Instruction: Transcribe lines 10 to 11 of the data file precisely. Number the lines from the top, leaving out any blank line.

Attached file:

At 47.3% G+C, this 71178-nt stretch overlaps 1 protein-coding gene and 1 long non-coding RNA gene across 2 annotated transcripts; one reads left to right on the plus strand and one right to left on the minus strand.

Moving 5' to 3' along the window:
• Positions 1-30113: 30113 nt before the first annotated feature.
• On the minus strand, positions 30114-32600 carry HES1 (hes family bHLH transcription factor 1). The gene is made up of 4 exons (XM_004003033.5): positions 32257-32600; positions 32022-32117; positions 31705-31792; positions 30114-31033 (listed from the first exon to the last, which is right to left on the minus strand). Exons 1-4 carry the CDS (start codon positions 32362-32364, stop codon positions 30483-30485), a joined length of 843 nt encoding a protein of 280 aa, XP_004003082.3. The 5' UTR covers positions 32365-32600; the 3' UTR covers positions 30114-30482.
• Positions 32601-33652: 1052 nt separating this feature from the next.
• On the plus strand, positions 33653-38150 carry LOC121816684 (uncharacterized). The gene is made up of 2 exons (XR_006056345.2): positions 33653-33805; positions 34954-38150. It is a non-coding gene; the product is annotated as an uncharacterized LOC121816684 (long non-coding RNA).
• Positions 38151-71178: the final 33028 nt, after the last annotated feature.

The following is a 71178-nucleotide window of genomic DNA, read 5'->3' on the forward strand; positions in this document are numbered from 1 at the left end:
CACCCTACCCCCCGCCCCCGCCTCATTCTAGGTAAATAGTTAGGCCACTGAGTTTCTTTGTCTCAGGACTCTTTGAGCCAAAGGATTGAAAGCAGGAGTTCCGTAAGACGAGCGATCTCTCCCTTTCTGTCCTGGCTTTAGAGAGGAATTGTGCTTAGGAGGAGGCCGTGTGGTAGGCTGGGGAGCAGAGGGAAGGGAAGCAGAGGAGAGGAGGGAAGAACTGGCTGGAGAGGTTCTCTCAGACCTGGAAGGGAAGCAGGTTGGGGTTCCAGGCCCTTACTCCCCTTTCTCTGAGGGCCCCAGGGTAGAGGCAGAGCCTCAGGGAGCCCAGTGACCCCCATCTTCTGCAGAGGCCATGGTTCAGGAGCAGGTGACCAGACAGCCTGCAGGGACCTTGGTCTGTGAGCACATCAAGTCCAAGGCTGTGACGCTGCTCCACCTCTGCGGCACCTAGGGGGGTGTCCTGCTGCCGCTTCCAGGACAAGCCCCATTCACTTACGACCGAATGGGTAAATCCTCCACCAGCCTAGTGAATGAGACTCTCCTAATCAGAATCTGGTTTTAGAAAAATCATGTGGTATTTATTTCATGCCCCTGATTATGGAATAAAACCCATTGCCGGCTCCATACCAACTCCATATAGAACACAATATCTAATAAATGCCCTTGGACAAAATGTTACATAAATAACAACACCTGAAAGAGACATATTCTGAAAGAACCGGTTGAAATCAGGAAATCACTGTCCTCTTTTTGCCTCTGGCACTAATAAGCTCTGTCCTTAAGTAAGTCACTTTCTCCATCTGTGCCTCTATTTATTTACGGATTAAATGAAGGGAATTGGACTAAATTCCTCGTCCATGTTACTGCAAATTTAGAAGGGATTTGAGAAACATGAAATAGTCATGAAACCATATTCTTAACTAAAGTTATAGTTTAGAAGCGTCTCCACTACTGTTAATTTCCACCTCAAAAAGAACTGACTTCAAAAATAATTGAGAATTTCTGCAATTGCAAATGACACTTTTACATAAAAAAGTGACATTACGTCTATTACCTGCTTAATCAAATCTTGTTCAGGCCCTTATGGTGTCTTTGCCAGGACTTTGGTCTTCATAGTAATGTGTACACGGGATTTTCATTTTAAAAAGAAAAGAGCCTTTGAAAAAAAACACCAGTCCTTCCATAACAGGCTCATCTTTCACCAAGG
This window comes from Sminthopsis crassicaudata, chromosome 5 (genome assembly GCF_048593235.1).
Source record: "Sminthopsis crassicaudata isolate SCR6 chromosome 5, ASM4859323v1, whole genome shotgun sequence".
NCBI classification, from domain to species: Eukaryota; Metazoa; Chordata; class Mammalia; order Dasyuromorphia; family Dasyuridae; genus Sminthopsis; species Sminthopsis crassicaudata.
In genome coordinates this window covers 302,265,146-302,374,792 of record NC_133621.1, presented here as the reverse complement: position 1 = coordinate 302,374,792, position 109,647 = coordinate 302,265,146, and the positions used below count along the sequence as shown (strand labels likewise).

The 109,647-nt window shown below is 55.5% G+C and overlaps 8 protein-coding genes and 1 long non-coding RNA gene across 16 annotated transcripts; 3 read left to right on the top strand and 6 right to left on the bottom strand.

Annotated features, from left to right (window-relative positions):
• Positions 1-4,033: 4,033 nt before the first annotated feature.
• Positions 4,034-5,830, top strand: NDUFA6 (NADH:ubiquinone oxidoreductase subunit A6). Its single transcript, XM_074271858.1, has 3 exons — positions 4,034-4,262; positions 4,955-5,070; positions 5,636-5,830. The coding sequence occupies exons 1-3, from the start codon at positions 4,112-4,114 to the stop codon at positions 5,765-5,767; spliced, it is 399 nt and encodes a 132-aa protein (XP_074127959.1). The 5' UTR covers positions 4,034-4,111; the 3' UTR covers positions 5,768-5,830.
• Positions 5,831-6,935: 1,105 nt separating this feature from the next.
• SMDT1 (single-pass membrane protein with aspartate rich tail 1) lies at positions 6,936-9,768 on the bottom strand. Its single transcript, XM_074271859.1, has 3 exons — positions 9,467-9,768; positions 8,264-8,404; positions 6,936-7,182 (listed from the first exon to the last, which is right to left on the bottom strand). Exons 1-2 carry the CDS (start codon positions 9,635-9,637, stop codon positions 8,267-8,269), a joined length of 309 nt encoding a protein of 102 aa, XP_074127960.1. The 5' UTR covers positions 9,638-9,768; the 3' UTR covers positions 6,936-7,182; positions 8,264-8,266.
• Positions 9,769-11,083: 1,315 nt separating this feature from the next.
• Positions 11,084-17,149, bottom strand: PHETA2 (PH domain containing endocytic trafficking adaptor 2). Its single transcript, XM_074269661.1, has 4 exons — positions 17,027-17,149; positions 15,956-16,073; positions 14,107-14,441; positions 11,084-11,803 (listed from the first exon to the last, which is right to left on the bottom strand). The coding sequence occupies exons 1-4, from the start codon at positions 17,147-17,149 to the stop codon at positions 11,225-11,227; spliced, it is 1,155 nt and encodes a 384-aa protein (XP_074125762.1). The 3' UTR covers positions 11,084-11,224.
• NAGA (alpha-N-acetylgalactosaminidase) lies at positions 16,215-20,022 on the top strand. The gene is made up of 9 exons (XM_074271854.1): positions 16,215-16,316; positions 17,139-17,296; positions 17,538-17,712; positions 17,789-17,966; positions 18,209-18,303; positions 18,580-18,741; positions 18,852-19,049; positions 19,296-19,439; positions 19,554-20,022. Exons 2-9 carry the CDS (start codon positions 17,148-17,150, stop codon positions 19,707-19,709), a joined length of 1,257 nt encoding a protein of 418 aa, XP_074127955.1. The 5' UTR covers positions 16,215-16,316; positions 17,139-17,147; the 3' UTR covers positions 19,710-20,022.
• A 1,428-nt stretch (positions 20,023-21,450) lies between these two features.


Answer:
This window comes from Sminthopsis crassicaudata, chromosome 5 (genome assembly GCF_048593235.1).
Source record: "Sminthopsis crassicaudata isolate SCR6 chromosome 5, ASM4859323v1, whole genome shotgun sequence".